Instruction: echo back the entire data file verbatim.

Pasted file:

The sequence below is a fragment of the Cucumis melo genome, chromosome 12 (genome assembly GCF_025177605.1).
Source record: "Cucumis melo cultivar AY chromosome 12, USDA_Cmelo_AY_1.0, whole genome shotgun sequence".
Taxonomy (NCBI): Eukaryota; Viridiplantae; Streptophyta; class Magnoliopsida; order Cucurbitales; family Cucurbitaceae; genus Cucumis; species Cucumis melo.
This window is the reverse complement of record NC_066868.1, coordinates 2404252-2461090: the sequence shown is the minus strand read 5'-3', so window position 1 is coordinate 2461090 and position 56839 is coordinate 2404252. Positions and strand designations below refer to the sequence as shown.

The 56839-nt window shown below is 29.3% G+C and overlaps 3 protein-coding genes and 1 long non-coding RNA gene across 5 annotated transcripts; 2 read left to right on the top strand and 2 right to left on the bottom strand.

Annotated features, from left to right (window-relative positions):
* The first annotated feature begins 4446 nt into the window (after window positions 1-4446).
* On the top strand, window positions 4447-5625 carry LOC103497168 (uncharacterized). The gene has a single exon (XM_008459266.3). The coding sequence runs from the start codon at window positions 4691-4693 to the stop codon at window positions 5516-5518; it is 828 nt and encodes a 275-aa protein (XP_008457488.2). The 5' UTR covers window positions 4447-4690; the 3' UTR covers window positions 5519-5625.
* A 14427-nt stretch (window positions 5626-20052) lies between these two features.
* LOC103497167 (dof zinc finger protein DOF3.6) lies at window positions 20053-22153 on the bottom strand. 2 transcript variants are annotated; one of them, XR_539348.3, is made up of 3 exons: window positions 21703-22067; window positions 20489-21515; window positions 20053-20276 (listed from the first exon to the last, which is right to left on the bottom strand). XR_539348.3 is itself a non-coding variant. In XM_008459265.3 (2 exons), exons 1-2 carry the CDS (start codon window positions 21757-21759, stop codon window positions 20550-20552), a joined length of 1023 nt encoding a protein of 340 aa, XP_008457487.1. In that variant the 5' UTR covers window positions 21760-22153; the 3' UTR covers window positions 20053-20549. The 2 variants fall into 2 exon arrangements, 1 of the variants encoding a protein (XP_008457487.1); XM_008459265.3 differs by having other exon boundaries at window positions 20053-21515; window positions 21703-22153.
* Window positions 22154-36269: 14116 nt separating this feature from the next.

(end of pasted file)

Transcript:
The sequence below is a fragment of the Cucumis melo genome, chromosome 12 (genome assembly GCF_025177605.1).
Source record: "Cucumis melo cultivar AY chromosome 12, USDA_Cmelo_AY_1.0, whole genome shotgun sequence".
Taxonomy (NCBI): Eukaryota; Viridiplantae; Streptophyta; class Magnoliopsida; order Cucurbitales; family Cucurbitaceae; genus Cucumis; species Cucumis melo.
This window is the reverse complement of record NC_066868.1, coordinates 2404252-2461090: the sequence shown is the minus strand read 5'-3', so window position 1 is coordinate 2461090 and position 56839 is coordinate 2404252. Positions and strand designations below refer to the sequence as shown.

The 56839-nt window shown below is 29.3% G+C and overlaps 3 protein-coding genes and 1 long non-coding RNA gene across 5 annotated transcripts; 2 read left to right on the top strand and 2 right to left on the bottom strand.

Annotated features, from left to right (window-relative positions):
* The first annotated feature begins 4446 nt into the window (after window positions 1-4446).
* On the top strand, window positions 4447-5625 carry LOC103497168 (uncharacterized). The gene has a single exon (XM_008459266.3). The coding sequence runs from the start codon at window positions 4691-4693 to the stop codon at window positions 5516-5518; it is 828 nt and encodes a 275-aa protein (XP_008457488.2). The 5' UTR covers window positions 4447-4690; the 3' UTR covers window positions 5519-5625.
* A 14427-nt stretch (window positions 5626-20052) lies between these two features.
* LOC103497167 (dof zinc finger protein DOF3.6) lies at window positions 20053-22153 on the bottom strand. 2 transcript variants are annotated; one of them, XR_539348.3, is made up of 3 exons: window positions 21703-22067; window positions 20489-21515; window positions 20053-20276 (listed from the first exon to the last, which is right to left on the bottom strand). XR_539348.3 is itself a non-coding variant. In XM_008459265.3 (2 exons), exons 1-2 carry the CDS (start codon window positions 21757-21759, stop codon window positions 20550-20552), a joined length of 1023 nt encoding a protein of 340 aa, XP_008457487.1. In that variant the 5' UTR covers window positions 21760-22153; the 3' UTR covers window positions 20053-20549. The 2 variants fall into 2 exon arrangements, 1 of the variants encoding a protein (XP_008457487.1); XM_008459265.3 differs by having other exon boundaries at window positions 20053-21515; window positions 21703-22153.
* Window positions 22154-36269: 14116 nt separating this feature from the next.